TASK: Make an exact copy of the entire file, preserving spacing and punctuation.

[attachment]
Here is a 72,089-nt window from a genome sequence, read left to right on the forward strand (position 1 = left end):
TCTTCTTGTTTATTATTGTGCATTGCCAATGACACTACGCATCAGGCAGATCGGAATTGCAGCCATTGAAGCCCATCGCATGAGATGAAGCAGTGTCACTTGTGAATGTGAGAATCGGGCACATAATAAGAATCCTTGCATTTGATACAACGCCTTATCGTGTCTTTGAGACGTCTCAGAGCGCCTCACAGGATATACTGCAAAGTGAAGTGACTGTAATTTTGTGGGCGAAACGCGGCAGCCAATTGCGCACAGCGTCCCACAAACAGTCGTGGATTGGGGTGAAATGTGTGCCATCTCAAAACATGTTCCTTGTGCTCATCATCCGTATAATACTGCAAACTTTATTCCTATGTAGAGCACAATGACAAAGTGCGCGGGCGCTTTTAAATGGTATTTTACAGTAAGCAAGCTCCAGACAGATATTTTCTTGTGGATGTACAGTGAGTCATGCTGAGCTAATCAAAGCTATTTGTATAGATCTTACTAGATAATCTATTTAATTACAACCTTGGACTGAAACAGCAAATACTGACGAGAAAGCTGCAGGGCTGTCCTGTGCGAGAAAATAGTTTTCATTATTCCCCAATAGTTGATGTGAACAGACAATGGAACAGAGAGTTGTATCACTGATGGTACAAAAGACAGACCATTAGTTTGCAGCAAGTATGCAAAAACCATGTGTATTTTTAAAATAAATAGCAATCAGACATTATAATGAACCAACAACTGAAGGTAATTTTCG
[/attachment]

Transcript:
Here is a 72,089-nt window from a genome sequence, read left to right on the forward strand (position 1 = left end):
TCTTCTTGTTTATTATTGTGCATTGCCAATGACACTACGCATCAGGCAGATCGGAATTGCAGCCATTGAAGCCCATCGCATGAGATGAAGCAGTGTCACTTGTGAATGTGAGAATCGGGCACATAATAAGAATCCTTGCATTTGATACAACGCCTTATCGTGTCTTTGAGACGTCTCAGAGCGCCTCACAGGATATACTGCAAAGTGAAGTGACTGTAATTTTGTGGGCGAAACGCGGCAGCCAATTGCGCACAGCGTCCCACAAACAGTCGTGGATTGGGGTGAAATGTGTGCCATCTCAAAACATGTTCCTTGTGCTCATCATCCGTATAATACTGCAAACTTTATTCCTATGTAGAGCACAATGACAAAGTGCGCGGGCGCTTTTAAATGGTATTTTACAGTAAGCAAGCTCCAGACAGATATTTTCTTGTGGATGTACAGTGAGTCATGCTGAGCTAATCAAAGCTATTTGTATAGATCTTACTAGATAATCTATTTAATTACAACCTTGGACTGAAACAGCAAATACTGACGAGAAAGCTGCAGGGCTGTCCTGTGCGAGAAAATAGTTTTCATTATTCCCCAATAGTTGATGTGAACAGACAATGGAACAGAGAGTTGTATCACTGATGGTACAAAAGACAGACCATTAGTTTGCAGCAAGTATGCAAAAACCATGTGTATTTTTAAAATAAATAGCAATCAGACATTATAATGAACCAACAACTGAAGGTAATTTTCG